- Large parts of the coastal back country re-opened (October 19, 2018)
- The Ka‘ū Desert Trail from Highway 11 to Mauna Iki Trail and the Crater Rim Trail, from the trailhead at Chain of Craters Road, to the south rim of Keanakāko‘i Crater (approximately one mile), re-opened (November 23, 2018)
For the latest updates on the accessible parts of the park see the “closed areas” page on the Hawaii Volcanoes National Park website.
11 great things to do in the Hawaii Volcanoes National Park
It is easy to spend multiple days in the Hawaii Volcanoes National Park without getting bored. There are many short and long hikes in the park and plenty of interesting spots you can easily reach by car. The park also organizes a very interesting weekly lecture series called “After Dark in the Park“.
Park attractions include the following 11 highlights, but please remember that here is far more in the park that deserves your attention. Below the list you can watch a video shows four of our seven favorite things to do in the park and find more information about camping in the park and seeing lava.
The Kilauea Visitor Center (open):
is open daily from 9:00 a.m. to 5:00 p.m. Ranger talks and guided tours can be scheduled here, and there plays a 25-minute film to introduce you to the park. Pick up a map, learn about the hikes in the park, and get the latest eruption updates here. Opening hours are subject to change, find the current hours at the national park website.
Your first stop in the park should always be the visitor center to receive an up-to-date report on the park events, closed-of areas and ranger-led hikes
The Thomas A. Jaggar Museum + Halema’uma’u crater overlook (possibly permanently closed):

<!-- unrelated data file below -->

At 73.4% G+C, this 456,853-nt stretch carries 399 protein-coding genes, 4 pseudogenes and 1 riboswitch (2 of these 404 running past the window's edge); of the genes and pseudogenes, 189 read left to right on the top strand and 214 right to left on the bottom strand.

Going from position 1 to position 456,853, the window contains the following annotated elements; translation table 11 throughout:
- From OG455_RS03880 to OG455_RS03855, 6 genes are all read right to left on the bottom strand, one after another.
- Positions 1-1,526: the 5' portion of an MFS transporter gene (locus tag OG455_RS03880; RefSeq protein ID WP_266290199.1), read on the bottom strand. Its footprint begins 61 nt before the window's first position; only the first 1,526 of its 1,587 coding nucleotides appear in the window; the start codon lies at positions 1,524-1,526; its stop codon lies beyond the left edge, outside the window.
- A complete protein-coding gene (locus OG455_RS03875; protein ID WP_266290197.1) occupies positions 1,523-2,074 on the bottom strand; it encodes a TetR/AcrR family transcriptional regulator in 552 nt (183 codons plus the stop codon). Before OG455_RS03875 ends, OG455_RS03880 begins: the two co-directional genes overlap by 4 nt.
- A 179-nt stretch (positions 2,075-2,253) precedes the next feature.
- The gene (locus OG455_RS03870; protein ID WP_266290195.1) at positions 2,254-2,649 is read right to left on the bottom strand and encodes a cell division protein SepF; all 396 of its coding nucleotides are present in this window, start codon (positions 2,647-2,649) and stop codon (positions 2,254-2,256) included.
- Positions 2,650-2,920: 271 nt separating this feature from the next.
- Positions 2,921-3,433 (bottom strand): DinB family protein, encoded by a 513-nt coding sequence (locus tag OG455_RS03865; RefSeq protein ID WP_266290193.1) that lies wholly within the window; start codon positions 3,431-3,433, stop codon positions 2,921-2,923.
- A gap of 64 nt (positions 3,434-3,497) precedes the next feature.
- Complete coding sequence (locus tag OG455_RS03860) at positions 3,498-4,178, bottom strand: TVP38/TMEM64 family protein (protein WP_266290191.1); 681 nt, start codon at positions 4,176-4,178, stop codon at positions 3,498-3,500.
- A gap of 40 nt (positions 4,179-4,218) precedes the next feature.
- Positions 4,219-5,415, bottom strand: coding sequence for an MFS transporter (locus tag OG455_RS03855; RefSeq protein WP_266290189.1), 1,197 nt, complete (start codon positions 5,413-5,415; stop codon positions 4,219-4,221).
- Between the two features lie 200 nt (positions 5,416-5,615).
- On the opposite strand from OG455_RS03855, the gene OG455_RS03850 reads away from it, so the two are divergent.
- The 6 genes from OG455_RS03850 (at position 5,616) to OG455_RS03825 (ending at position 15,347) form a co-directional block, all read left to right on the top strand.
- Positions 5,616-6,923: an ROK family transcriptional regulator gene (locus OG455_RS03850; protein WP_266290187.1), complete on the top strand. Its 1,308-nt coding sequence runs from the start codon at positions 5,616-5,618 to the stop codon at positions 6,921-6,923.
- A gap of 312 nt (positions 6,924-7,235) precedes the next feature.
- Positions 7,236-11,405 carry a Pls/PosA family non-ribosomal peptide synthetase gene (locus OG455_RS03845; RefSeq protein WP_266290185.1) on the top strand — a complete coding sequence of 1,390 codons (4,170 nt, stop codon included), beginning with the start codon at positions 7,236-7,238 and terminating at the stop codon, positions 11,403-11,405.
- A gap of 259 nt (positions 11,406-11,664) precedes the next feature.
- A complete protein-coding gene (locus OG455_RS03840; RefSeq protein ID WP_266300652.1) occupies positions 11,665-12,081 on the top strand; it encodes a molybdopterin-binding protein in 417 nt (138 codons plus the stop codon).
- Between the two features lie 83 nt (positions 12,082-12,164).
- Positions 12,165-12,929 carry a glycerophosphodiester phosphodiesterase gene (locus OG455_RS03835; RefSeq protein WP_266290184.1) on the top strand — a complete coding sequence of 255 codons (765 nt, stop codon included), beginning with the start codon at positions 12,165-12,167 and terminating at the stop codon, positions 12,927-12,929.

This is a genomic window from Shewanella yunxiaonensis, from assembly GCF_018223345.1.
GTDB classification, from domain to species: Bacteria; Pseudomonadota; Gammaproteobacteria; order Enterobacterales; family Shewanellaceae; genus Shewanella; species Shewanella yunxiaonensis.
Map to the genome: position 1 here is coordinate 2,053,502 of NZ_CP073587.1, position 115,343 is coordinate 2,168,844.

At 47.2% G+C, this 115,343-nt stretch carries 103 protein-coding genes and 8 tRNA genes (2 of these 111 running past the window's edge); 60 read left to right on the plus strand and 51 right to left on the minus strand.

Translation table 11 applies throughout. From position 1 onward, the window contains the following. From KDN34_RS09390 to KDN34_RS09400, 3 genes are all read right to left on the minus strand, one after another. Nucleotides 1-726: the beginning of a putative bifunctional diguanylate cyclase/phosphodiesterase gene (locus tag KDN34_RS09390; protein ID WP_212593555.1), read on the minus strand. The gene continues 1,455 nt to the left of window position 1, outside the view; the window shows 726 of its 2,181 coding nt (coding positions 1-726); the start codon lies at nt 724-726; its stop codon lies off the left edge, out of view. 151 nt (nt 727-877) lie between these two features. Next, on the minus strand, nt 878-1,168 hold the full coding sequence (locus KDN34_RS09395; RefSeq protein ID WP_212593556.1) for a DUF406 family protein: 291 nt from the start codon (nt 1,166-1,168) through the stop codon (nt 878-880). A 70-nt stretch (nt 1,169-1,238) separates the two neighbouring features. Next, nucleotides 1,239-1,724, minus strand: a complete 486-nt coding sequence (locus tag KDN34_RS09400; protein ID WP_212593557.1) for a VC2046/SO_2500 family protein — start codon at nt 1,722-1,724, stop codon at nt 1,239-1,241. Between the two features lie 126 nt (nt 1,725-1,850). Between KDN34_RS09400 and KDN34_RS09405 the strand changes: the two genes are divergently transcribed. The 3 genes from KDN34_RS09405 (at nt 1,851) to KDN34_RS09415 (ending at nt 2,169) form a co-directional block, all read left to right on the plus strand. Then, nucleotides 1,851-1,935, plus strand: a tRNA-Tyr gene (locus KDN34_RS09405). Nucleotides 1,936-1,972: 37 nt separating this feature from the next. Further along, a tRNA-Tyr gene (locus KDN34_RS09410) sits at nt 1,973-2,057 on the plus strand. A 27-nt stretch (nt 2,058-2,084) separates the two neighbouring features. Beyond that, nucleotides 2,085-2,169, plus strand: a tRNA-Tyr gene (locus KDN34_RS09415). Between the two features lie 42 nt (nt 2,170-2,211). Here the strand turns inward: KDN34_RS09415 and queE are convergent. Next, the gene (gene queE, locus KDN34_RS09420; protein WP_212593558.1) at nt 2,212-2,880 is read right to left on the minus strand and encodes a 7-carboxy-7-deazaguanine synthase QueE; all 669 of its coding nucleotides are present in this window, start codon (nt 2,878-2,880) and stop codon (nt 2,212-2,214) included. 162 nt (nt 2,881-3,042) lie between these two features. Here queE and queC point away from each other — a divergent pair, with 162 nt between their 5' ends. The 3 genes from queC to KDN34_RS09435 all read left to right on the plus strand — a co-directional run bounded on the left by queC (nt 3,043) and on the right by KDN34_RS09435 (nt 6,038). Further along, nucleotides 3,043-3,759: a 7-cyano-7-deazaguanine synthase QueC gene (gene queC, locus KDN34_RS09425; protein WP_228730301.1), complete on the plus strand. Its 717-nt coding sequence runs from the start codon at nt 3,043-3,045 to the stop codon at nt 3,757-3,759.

At the moment (September 2018) the museum is closed and the lava has drained from the lava lake. It is not clear yet whether the museum will open again due to structural damage to the building caused by earthquakes.
Normally the museum is opened daily from 10:00 am to 8:00 pm. Thomas A. Jaggar pioneered the study of volcanology at Kilauea. You can find geologic displays, maps, and videos about the study of volcanoes inside. Outside you will find the best overlook over the steaming Halema’uma’u crater. Opening hours are subject to change, find the current hours at the national park website]
The Kilauea’iki crater (the hike is still temporarily closed):
is our favorite short hike on the Big Island (more about this hike). It takes you down into the Kilauea’iki crater across the crater floor which was formed only 50 years ago, and up again to the parking lot.
Thurston Lava Tube (temporarily closed):
The Thurston lava tube is an easily accessible and very interesting lava tube close to the Kilauea’iki parking lot. A 20 minute (1/3 mile) walk through a tree fern forest and a illuminated cave-like lava tube takes you from the main road through the Thurston Lava Tube and back to the parking lot.
During daytime hours there the lava tube is illuminated, but between 8 p.m. and 10 a.m. there will be no lights on in the cave. The cave will remain open overnight for visitors that want to experience a pitch black lava tube :). Visitors must carry their own light source if planning to explore the lava tube in its dark, natural state before 10 a.m. or after 8 p.m. Park rangers recommend head lamps and flashlights; cell phones are not recommended as the only light source.